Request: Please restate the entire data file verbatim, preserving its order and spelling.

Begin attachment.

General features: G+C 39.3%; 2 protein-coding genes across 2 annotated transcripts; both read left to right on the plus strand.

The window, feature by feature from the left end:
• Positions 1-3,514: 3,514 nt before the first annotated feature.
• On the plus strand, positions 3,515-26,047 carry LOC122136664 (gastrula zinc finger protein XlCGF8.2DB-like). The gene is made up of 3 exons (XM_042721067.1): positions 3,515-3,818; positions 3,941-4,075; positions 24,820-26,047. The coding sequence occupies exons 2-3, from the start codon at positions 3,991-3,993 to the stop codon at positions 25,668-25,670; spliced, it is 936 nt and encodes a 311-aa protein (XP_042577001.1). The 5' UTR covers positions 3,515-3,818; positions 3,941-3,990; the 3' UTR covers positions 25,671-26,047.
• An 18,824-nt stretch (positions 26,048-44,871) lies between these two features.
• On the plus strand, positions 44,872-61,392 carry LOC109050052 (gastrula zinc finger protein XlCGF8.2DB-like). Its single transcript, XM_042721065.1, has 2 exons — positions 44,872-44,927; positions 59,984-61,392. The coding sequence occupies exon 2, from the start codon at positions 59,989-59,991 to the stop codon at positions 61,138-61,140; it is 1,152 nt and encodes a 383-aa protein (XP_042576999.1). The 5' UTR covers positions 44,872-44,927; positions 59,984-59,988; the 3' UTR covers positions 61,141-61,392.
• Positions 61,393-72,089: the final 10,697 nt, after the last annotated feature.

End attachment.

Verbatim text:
General features: G+C 39.3%; 2 protein-coding genes across 2 annotated transcripts; both read left to right on the plus strand.

The window, feature by feature from the left end:
• Positions 1-3,514: 3,514 nt before the first annotated feature.
• On the plus strand, positions 3,515-26,047 carry LOC122136664 (gastrula zinc finger protein XlCGF8.2DB-like). The gene is made up of 3 exons (XM_042721067.1): positions 3,515-3,818; positions 3,941-4,075; positions 24,820-26,047. The coding sequence occupies exons 2-3, from the start codon at positions 3,991-3,993 to the stop codon at positions 25,668-25,670; spliced, it is 936 nt and encodes a 311-aa protein (XP_042577001.1). The 5' UTR covers positions 3,515-3,818; positions 3,941-3,990; the 3' UTR covers positions 25,671-26,047.
• An 18,824-nt stretch (positions 26,048-44,871) lies between these two features.
• On the plus strand, positions 44,872-61,392 carry LOC109050052 (gastrula zinc finger protein XlCGF8.2DB-like). Its single transcript, XM_042721065.1, has 2 exons — positions 44,872-44,927; positions 59,984-61,392. The coding sequence occupies exon 2, from the start codon at positions 59,989-59,991 to the stop codon at positions 61,138-61,140; it is 1,152 nt and encodes a 383-aa protein (XP_042576999.1). The 5' UTR covers positions 44,872-44,927; positions 59,984-59,988; the 3' UTR covers positions 61,141-61,392.
• Positions 61,393-72,089: the final 10,697 nt, after the last annotated feature.